Towards the north-eastern end of her rural community title lot is a paddock that’s remained unutilised since the construction of her home in 2006. Not wanting to have it mowed indefinitely, Christobel Munson decided to transform it into a Bush Tucker ‘food forest’. This is how she went about it.

Vacant paddock located in the top right All photos Christobel Munson

Before we bought the 46ha (113 acre) to establish a community for 12 households in 1994, it had primarily been a dairy farm owned by one family since white settlement. In those early years, settlers were required to remove every tree on the land before they could make it their home.

Today’s regulations are the opposite. For many years, on its denuded slopes, carefully following a Council-approved ‘environmental enhancement and management plan’ devised in 2002 by Rob Fleetwood and Mark Dunphy of Firewheel Rainforest Nursery, we – living on the community – planted at least 1,000 rainforest trees each year, until we’d planted 11,612. They’re now well-established.

To the north of my 7130m2 lot (1.76 acres), early on I established an old-fashioned orchard with many varieties of citrus, nuts, avocados, grapes, fruit of all kinds – both familiar and unknown, exotic and native.

To the lot’s west and southern boundaries, visual buffer zones of natives were planted out years back, for privacy. But downhill from the orchard was a north-east facing paddock of about 44m x 24m, lying fallow for 17 years. One day, after it was mowed, it occurred to me that it wasn’t sustainable, or sensible, to continue mowing it indefinitely.

I’m involved with the Bangalow Parklands team, which planted out a bush tucker garden in recent years. It sits next to the brilliant and inspired native planting created along Byron Creek by Bangalow Land and Rivercare. Seeing how well that bush tucker area was developing, I decided to create one on this vacant paddock.

Two hours to plant 104 seedlings

Before she left for yet another long-distance camping adventure around Australia, I asked Liz Franks, former president of Bangalow Land and Rivercare, to help with its design and species selection, taking into consideration the slope and aspect. Her species list included Plum Pine, Blue Lillypilly, Riberry, Red fruited Tamarind, Lemon Myrtle, Finger Limes, Davidson and Mullumbimby Plums (Davidsonia puriens and Davidsonia jerseyana), Peanut trees and Sandpaper figs. It needed enough plants to carefully cover the area, with some shelter trees for protection from strong winds, and to allow for mowing between rows during their early years.

Calling on another old friend and working buddy from the Land Use team of Zero Emissions Byron, Dave Rawlins, we fine-tuned the design to take into account the lot’s idiosyncrasies – such as the disposal area of my onsite waste-water treatment system in a corner of the paddock, plus plant availability. Trees can’t be planted in the disposal area, so were replaced by a selection of tough, colourful native flowers, such as flowering daisies. (I couldn’t resist adding a couple of dramatic Gymea lillies and a Little Penda.)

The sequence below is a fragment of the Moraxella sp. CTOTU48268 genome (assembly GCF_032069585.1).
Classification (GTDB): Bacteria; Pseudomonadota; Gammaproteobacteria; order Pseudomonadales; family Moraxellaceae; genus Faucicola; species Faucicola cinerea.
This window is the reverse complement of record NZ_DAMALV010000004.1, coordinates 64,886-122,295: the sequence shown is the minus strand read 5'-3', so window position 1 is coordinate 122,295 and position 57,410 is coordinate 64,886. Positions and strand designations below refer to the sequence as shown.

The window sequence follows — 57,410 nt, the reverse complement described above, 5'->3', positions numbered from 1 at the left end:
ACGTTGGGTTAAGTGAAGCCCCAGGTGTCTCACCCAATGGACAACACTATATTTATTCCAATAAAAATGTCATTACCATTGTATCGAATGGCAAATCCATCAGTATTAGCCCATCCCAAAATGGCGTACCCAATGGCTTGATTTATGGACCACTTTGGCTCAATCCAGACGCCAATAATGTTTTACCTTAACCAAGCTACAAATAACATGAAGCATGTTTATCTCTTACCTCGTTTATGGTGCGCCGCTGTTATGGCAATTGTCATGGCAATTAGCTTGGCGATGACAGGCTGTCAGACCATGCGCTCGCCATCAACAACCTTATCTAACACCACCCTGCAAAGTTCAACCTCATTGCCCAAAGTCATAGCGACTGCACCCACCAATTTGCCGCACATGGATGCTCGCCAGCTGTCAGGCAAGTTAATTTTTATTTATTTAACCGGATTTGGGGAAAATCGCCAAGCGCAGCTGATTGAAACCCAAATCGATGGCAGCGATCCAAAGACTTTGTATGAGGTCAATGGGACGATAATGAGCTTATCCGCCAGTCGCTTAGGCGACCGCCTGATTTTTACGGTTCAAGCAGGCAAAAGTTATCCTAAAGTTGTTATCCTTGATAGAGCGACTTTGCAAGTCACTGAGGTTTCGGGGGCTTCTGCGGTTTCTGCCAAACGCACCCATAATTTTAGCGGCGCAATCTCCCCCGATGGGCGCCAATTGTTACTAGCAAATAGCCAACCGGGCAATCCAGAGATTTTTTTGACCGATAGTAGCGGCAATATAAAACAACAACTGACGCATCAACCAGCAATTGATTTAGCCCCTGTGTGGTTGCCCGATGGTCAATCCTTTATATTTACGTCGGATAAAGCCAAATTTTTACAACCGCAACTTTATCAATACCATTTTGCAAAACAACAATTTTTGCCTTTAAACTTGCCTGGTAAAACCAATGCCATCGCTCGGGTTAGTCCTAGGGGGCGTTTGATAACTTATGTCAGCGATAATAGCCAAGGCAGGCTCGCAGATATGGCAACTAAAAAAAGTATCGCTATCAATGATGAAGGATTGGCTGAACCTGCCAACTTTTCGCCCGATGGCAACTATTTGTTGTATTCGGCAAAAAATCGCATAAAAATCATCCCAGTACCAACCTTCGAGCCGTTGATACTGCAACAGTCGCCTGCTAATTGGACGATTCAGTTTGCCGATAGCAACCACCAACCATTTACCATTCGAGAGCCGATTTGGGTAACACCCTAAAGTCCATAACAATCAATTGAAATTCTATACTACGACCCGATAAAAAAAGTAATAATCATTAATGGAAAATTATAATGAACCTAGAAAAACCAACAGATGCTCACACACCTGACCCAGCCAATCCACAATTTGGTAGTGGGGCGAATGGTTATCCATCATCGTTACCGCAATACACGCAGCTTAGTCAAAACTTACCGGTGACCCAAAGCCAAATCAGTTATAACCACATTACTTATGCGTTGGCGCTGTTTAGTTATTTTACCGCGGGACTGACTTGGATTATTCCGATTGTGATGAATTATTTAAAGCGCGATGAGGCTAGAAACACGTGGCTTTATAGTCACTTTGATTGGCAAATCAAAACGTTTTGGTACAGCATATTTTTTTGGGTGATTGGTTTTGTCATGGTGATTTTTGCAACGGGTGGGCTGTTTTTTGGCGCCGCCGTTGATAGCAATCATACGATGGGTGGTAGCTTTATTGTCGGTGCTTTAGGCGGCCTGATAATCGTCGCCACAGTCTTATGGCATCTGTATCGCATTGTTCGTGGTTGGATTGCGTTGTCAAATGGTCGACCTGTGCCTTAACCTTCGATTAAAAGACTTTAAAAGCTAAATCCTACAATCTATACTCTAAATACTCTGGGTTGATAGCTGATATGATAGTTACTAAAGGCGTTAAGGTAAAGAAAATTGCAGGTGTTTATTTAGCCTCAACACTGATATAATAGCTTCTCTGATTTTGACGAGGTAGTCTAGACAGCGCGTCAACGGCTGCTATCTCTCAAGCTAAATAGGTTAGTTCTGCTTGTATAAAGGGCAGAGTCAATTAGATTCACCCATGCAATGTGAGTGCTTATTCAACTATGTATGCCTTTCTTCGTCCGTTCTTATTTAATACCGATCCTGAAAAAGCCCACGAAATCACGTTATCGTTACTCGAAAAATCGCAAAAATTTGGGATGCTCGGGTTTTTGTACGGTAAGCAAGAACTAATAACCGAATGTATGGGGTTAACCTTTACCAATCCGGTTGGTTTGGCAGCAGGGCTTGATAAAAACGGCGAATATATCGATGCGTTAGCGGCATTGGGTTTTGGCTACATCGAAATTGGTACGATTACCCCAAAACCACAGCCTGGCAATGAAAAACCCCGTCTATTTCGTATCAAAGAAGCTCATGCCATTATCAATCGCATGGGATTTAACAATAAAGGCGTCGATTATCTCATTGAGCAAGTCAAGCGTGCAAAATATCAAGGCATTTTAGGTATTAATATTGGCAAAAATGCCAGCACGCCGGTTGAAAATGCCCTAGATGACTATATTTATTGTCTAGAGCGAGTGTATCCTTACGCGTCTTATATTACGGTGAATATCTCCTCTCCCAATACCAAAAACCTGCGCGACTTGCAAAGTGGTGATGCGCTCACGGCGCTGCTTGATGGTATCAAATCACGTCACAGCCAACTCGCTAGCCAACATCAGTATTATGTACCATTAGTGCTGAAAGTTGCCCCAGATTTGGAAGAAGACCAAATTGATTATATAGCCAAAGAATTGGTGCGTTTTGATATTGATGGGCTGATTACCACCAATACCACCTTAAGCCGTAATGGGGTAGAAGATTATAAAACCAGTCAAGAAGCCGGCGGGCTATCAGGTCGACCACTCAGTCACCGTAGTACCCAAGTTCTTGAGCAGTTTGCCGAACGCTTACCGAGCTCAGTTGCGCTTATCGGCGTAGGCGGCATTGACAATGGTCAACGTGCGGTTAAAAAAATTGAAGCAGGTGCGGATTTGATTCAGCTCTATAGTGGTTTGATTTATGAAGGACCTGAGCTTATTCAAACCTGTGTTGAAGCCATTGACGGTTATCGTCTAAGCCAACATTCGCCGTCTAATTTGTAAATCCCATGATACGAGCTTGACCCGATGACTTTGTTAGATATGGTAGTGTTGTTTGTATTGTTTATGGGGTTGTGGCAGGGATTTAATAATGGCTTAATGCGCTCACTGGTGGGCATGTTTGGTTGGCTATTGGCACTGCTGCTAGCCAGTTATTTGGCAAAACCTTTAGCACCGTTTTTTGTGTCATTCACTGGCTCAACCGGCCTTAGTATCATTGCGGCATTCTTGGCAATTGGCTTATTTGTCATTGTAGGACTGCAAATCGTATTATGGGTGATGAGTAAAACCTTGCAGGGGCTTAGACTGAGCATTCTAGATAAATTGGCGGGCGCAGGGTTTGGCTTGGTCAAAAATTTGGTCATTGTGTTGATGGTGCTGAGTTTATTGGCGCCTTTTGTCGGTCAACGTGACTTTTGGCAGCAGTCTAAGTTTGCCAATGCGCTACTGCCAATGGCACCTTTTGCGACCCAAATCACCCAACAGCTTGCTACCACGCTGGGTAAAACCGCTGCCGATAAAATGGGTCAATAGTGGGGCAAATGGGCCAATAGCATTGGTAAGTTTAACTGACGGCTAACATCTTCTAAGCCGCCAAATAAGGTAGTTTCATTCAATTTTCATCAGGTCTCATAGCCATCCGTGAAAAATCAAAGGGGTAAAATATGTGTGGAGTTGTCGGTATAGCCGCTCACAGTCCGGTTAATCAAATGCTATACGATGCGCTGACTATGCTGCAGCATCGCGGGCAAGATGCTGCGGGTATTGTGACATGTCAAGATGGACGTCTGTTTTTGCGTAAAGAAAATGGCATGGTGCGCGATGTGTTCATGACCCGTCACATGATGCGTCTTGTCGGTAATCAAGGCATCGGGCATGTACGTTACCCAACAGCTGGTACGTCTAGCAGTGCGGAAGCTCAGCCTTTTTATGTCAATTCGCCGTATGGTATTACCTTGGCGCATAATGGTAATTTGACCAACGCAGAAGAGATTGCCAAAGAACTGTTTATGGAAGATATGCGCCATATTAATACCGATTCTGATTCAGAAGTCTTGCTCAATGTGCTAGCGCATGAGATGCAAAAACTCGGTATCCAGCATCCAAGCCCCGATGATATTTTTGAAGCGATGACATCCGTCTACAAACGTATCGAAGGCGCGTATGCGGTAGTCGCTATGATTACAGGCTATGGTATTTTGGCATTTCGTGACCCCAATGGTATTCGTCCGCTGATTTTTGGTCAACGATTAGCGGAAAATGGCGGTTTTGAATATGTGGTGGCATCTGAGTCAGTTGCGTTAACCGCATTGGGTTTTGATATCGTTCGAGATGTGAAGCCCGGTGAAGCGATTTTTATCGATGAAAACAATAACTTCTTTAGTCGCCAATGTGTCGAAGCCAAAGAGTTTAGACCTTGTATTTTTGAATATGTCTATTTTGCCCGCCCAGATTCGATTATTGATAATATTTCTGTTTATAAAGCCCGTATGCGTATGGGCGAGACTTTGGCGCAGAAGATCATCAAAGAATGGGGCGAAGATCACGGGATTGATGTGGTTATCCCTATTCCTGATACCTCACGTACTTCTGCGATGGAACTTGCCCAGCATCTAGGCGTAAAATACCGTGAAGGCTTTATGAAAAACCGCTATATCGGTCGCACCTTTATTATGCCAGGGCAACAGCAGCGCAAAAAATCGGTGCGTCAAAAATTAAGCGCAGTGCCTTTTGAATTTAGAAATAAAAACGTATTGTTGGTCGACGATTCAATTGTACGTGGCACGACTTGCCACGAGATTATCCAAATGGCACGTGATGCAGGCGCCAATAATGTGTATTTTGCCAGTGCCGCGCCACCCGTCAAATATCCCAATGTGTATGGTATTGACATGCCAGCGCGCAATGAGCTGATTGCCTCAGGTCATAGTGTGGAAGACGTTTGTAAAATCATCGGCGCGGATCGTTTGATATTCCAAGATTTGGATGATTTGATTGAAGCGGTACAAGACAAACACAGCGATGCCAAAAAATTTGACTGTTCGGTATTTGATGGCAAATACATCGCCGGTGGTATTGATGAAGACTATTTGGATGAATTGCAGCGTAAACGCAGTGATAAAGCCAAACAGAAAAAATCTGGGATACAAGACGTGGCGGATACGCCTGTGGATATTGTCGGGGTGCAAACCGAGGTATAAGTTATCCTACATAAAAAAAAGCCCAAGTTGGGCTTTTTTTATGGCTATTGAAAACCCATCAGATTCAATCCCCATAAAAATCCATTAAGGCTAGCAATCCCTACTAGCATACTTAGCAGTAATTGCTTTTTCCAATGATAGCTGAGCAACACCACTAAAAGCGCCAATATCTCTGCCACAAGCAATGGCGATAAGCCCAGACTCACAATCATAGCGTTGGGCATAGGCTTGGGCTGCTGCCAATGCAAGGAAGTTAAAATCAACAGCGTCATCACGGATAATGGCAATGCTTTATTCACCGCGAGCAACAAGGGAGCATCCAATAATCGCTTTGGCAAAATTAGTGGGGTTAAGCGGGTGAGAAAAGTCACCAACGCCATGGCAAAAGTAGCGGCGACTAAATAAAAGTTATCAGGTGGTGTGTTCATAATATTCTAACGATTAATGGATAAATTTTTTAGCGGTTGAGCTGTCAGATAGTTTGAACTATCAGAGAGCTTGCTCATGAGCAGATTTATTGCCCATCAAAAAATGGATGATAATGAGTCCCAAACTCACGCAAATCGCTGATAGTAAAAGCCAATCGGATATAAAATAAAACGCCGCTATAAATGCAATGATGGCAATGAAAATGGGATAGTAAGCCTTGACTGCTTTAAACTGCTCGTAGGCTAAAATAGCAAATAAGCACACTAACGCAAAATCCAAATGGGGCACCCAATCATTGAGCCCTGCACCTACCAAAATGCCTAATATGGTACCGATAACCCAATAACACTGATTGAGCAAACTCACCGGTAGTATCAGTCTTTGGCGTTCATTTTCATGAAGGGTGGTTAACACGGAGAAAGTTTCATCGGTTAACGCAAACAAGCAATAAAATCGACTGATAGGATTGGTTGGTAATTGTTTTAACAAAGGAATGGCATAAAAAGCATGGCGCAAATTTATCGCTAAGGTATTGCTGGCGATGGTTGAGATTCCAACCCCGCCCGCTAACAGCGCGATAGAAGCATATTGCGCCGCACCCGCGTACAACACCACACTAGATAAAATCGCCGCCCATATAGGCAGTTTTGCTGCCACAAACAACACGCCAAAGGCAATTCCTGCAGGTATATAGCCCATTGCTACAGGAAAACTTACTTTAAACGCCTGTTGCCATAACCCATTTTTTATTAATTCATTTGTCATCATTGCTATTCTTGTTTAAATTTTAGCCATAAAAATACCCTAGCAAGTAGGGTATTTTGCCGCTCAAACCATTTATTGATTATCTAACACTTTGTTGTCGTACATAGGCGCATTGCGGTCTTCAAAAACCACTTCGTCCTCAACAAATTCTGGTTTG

Dave also pointed me to a very useful page on the Firewheel website specifically listing appropriate Bush Tucker species, so yet more – such as Macadamia nuts – were added.

When planting out large areas, a major consideration is mulch. On a steep or remote slope, it can be challenging to bring in mulch, such as heavy long-lasting wood chip, because of the difficulty of getting it to site.

Hessian coffee sacks used as mulch

And it can get expensive. As a professional rainforest regenerator for more than 20 years, Dave recommended the use of used coffee sacks instead. As luck would have it, a neighbour runs a coffee business and was happy to provide scores of used sacks. Another friend, who had in the past worked on some of our community planting bees, now also runs a coffee import business, yielding still more useful sacks.

A date for planting was set. The 100+ plants were ordered from a native nursery in Mooball, then collected the day before and soaked overnight in Seasol and water (to help prevent transplant shock). The kikuyu-dominated paddock was mowed, roughly indicating a pathway, and designated planting spots were spot-sprayed. A happy crew of five dug holes with handy specialised tools Dave supplied, then planted the trees, added a handful of dynamic lifter fertiliser, and next arranged the coffee sacks – which had each been slit halfway through – around each plant. The sacks were then fixed to the ground with weed-matt pins. Each plant was thoroughly soaked, from our 111,000 litre rainwater tanks, conveniently located close by.

After planting was completed

After only a few hours, the planting was complete. Now I’m looking forward to the time when the trees have reached canopy – probably in three years – and the paddock no longer needs to be mowed. That will mean less use of fossil fuel. By adding this selection of bush tucker plants to my garden, I’ll be encouraging more biodiversity to my immediate environment: more birds, more insects, more reptiles. Really looking forward to the new plants maturing, so I can include some other bush foods in my diet, such as the round (not cylindrical) finger limes that I haven’t tried before. Am watching this space, with interest.